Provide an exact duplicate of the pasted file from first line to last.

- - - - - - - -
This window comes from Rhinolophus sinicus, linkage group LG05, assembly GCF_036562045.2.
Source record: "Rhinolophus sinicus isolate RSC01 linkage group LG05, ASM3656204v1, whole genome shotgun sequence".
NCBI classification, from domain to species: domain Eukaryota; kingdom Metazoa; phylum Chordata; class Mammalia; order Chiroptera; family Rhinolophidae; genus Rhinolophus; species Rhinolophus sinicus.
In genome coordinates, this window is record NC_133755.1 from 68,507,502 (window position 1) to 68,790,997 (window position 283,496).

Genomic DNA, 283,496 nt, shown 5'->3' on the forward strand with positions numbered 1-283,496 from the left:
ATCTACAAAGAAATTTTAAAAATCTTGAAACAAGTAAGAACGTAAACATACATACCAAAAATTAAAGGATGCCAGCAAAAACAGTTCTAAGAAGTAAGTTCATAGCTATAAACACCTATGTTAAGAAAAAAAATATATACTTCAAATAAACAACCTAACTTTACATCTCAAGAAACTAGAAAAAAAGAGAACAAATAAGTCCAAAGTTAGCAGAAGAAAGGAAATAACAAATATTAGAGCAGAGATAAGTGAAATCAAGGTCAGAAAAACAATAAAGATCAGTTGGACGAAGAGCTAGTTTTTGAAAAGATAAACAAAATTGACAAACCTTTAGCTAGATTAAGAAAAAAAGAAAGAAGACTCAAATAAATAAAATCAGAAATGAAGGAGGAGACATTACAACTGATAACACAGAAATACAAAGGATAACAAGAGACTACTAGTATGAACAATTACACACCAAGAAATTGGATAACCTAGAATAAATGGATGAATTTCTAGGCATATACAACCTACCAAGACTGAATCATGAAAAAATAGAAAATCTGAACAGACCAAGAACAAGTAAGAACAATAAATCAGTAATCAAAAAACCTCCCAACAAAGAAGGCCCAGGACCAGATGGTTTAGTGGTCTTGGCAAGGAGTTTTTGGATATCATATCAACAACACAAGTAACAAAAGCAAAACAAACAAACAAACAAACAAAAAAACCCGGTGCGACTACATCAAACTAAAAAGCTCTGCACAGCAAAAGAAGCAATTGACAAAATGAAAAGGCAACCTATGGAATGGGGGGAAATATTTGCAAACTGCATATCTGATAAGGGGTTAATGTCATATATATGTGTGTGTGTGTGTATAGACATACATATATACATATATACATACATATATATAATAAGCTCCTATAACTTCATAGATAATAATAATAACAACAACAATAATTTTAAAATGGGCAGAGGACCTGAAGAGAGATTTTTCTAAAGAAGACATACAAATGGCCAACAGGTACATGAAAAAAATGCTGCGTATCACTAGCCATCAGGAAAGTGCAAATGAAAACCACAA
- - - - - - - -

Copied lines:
This window comes from Rhinolophus sinicus, linkage group LG05, assembly GCF_036562045.2.
Source record: "Rhinolophus sinicus isolate RSC01 linkage group LG05, ASM3656204v1, whole genome shotgun sequence".
NCBI classification, from domain to species: domain Eukaryota; kingdom Metazoa; phylum Chordata; class Mammalia; order Chiroptera; family Rhinolophidae; genus Rhinolophus; species Rhinolophus sinicus.
In genome coordinates, this window is record NC_133755.1 from 68,507,502 (window position 1) to 68,790,997 (window position 283,496).

Genomic DNA, 283,496 nt, shown 5'->3' on the forward strand with positions numbered 1-283,496 from the left:
ATCTACAAAGAAATTTTAAAAATCTTGAAACAAGTAAGAACGTAAACATACATACCAAAAATTAAAGGATGCCAGCAAAAACAGTTCTAAGAAGTAAGTTCATAGCTATAAACACCTATGTTAAGAAAAAAAATATATACTTCAAATAAACAACCTAACTTTACATCTCAAGAAACTAGAAAAAAAGAGAACAAATAAGTCCAAAGTTAGCAGAAGAAAGGAAATAACAAATATTAGAGCAGAGATAAGTGAAATCAAGGTCAGAAAAACAATAAAGATCAGTTGGACGAAGAGCTAGTTTTTGAAAAGATAAACAAAATTGACAAACCTTTAGCTAGATTAAGAAAAAAAGAAAGAAGACTCAAATAAATAAAATCAGAAATGAAGGAGGAGACATTACAACTGATAACACAGAAATACAAAGGATAACAAGAGACTACTAGTATGAACAATTACACACCAAGAAATTGGATAACCTAGAATAAATGGATGAATTTCTAGGCATATACAACCTACCAAGACTGAATCATGAAAAAATAGAAAATCTGAACAGACCAAGAACAAGTAAGAACAATAAATCAGTAATCAAAAAACCTCCCAACAAAGAAGGCCCAGGACCAGATGGTTTAGTGGTCTTGGCAAGGAGTTTTTGGATATCATATCAACAACACAAGTAACAAAAGCAAAACAAACAAACAAACAAACAAAAAAACCCGGTGCGACTACATCAAACTAAAAAGCTCTGCACAGCAAAAGAAGCAATTGACAAAATGAAAAGGCAACCTATGGAATGGGGGGAAATATTTGCAAACTGCATATCTGATAAGGGGTTAATGTCATATATATGTGTGTGTGTGTGTATAGACATACATATATACATATATACATACATATATATAATAAGCTCCTATAACTTCATAGATAATAATAATAACAACAACAATAATTTTAAAATGGGCAGAGGACCTGAAGAGAGATTTTTCTAAAGAAGACATACAAATGGCCAACAGGTACATGAAAAAAATGCTGCGTATCACTAGCCATCAGGAAAGTGCAAATGAAAACCACAA